Occupation originally meant to seize or capture. (It is still used in this sense when, for instance, we speak of the German occupation of France during World War II.) What an apt description of how jobs take over our lives, subjecting us to the demands of outside rulers. The original meaning of career fits well with the role we play in the speeded-up global economic rat race. In the 19th century, career meant "racing course" or "rapid and unrestrained" activity.

    In searching for ways to put meaning back into our work, we might want to revive the term vocation (from the Latin for "voice" or "calling"). Today, however, "having a vocation" or "answering a calling" usually means embarking upon a religious lifean unfortunate narrowing of the concept.

    We all deserve to be involved in work to which we have been called by our passions and beliefs. Following a vocation can lead to a professionliterally, a "public declaration" of what we believe and who we are. A profession is what our work should be, but so rarely is ...

    Source _ The Utne Reader Jan/Feb 1999 "Breaking the Job Lock " by Andrew Kimbrell, available also at

    The buoyant US economy seems to have put into question the assumption that low unemployment results in high inflation. Modern economists have worked on the assumption that an unemployment rate of below 6% would cause wages to rise, fueling inflation. However, in the US, unemployment is now at 4.2%, the lowest in 29 years and inflation is also at a low level. The Federal Reserve Bank chairman Alan Greenspan attributes this to increased worker productivity through industrial investment in technology. Greenspan tells international bankers that the threat to inflation now is the overvalued American stock market.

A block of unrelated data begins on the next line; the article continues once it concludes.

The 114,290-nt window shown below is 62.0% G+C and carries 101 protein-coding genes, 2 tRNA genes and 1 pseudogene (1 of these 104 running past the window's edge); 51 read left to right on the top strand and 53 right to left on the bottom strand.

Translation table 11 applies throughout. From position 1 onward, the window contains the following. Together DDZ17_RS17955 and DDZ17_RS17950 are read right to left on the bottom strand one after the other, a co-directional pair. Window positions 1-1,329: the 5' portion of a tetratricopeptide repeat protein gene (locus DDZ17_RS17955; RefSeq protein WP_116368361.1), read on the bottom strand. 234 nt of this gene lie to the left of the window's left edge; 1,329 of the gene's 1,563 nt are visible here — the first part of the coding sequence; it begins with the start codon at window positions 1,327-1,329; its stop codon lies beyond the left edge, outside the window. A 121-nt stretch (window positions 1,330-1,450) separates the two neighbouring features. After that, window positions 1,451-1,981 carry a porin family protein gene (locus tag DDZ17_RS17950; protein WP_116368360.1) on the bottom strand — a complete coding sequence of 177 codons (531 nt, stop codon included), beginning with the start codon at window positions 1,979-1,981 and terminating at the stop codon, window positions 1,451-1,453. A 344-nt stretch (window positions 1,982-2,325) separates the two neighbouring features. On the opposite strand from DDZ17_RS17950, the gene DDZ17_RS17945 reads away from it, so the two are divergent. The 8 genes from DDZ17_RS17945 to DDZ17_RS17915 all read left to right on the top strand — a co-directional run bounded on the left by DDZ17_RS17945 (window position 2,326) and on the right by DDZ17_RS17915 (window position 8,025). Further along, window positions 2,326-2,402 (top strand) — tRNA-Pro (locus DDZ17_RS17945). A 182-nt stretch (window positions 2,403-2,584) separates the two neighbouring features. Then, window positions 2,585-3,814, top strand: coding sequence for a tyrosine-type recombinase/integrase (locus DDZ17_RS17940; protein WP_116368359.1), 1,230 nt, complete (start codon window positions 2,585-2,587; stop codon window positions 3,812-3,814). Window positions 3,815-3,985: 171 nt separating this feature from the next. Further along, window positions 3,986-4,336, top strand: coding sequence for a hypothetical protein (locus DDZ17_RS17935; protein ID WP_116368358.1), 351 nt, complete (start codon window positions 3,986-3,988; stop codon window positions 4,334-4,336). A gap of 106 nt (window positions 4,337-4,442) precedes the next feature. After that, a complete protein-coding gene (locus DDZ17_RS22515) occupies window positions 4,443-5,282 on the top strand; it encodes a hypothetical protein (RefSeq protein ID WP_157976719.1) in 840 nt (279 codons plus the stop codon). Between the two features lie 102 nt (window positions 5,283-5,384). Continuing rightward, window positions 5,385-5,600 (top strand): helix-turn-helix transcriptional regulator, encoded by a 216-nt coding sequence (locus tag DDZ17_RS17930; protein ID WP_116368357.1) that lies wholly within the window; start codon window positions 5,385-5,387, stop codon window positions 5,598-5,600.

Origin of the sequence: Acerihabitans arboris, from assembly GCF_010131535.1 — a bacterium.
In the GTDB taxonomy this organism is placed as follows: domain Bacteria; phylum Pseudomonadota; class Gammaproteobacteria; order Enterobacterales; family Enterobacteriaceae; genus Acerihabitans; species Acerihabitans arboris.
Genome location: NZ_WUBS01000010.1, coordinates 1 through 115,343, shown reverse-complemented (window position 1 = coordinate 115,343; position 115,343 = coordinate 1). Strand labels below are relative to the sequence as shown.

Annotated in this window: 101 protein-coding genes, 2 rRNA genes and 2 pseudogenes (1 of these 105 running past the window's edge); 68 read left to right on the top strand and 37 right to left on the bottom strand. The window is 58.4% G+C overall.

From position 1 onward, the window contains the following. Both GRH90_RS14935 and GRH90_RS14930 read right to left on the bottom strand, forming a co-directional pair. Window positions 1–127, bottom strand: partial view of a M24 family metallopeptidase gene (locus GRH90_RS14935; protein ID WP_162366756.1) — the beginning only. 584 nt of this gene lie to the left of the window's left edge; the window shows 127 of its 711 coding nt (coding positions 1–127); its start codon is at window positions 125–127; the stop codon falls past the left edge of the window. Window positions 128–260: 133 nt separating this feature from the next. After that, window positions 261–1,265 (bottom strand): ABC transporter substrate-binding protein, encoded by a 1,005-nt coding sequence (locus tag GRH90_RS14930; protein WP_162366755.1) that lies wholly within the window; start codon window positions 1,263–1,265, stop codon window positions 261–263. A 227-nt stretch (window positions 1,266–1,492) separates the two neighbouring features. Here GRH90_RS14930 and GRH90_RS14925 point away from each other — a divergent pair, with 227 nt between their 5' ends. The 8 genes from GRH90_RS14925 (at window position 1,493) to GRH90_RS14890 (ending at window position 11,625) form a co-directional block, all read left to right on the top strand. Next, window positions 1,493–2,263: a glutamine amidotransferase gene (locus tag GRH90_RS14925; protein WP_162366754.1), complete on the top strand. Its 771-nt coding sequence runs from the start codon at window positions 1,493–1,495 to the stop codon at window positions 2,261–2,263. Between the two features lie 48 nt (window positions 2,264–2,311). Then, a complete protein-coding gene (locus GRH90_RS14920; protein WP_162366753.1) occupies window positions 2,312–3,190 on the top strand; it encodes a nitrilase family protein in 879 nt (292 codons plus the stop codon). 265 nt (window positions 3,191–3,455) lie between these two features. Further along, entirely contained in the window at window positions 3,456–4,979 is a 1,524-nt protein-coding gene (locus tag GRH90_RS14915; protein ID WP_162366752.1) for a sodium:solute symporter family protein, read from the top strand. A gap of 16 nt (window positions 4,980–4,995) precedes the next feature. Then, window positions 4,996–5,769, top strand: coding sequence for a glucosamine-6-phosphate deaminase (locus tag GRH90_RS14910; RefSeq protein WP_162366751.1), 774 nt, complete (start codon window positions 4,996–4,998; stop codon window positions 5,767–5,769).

Source The Dominion 8 May 1999 "Productivity the key, says Greenspan"; New Zealand Herald 8 May 1999 "Grenspan warns US of growing inflation threat"

    World poverty is escalating and the gap between rich and poor is increasing at an alarming rate, according to the World Bank's 1999 World Development Indicator. The report says there are 900 million people living in the first world and 4.9 billion in the third world. 1.5 billion people, or one quarter of all the people on earth live on less than $US1/day. Life expectancy has deteriorated by 10 years in sub-Saharan Africa. In the years from 1989 to 1995, the number of people living in poverty in the former Soviet Union has risen from 14 million to 147 million. The report calls for reform of the global financial system.